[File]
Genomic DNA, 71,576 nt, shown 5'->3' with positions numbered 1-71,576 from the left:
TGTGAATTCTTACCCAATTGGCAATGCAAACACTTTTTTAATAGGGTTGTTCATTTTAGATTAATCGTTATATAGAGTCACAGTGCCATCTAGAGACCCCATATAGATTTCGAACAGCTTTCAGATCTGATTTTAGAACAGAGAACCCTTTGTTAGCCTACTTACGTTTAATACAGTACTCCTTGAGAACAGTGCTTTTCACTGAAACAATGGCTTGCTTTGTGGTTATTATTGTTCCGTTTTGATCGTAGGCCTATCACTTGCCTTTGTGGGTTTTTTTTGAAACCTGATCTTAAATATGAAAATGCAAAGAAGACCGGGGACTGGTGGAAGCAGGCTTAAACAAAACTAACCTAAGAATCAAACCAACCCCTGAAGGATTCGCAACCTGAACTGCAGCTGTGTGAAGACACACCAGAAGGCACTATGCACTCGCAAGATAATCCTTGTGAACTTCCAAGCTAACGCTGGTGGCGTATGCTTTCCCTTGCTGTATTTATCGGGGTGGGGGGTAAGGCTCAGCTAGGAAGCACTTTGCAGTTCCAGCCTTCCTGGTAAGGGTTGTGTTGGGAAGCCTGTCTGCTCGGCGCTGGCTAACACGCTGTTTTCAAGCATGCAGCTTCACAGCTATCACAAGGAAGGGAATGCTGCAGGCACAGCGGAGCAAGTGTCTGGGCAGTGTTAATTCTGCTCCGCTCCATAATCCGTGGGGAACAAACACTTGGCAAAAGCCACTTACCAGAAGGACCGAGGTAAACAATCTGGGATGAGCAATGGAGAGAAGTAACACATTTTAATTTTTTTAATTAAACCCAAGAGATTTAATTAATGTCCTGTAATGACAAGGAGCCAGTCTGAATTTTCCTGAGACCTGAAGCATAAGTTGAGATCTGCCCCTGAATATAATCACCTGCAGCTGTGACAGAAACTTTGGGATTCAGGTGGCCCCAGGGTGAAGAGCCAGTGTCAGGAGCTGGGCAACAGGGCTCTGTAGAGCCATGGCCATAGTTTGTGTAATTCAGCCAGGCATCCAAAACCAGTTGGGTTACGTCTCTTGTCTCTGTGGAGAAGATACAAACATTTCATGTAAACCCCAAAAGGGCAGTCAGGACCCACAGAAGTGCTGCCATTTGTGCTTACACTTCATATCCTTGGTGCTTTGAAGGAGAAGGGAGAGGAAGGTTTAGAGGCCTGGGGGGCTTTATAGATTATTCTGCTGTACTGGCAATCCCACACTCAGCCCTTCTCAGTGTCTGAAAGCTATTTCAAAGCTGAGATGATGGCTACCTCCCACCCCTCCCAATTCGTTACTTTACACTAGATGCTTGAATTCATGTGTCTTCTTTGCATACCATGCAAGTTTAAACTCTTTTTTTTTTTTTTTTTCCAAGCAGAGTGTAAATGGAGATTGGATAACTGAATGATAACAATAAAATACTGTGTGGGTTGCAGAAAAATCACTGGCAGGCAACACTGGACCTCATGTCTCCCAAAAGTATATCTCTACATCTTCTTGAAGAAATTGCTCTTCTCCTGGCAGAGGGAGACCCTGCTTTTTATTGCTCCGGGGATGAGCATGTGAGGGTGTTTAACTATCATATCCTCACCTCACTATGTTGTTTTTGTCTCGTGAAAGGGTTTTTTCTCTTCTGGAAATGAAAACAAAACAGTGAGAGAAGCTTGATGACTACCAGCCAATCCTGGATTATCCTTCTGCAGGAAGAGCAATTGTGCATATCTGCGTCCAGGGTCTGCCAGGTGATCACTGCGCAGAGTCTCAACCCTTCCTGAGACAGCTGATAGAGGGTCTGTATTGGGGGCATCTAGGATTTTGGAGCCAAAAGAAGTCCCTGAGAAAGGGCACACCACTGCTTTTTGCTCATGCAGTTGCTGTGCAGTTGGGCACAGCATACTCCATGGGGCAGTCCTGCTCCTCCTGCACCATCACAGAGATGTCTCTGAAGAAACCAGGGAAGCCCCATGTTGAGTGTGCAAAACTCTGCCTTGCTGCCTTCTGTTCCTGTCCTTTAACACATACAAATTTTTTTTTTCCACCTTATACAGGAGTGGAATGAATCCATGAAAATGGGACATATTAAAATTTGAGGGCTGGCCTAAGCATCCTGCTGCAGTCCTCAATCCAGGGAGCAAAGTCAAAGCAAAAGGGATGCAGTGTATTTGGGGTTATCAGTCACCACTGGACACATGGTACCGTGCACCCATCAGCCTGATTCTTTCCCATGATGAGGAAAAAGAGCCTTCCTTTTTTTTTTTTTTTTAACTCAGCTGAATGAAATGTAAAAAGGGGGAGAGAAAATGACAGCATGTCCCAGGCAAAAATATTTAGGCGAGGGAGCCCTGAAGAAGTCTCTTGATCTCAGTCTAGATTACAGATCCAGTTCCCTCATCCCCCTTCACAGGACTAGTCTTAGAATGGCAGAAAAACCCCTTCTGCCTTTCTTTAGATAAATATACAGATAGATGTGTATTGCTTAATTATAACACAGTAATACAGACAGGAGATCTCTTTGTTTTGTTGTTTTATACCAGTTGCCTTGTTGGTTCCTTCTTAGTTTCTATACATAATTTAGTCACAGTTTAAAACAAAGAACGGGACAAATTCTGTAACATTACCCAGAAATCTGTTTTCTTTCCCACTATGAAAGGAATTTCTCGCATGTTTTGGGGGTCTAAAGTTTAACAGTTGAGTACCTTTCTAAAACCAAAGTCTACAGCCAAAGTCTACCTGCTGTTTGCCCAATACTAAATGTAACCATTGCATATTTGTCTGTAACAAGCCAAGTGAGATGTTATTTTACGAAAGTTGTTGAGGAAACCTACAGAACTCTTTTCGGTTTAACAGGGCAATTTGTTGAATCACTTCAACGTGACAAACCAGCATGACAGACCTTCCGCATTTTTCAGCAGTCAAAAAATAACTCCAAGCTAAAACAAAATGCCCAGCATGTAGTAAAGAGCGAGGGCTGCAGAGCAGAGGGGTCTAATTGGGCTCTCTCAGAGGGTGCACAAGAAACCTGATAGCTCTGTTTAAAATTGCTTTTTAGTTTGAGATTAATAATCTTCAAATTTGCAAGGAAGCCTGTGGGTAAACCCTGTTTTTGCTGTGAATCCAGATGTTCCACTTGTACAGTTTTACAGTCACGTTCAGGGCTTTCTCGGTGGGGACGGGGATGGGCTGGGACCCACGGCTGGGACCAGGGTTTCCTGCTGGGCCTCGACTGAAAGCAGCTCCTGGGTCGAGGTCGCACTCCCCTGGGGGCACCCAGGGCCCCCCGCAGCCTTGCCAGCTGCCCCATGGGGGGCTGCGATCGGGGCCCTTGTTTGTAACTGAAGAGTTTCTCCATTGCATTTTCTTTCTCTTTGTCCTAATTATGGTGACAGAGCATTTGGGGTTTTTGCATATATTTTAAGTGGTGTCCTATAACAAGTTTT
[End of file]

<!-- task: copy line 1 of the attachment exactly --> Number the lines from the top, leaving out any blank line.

Genomic DNA, 71,576 nt, shown 5'->3' with positions numbered 1-71,576 from the left: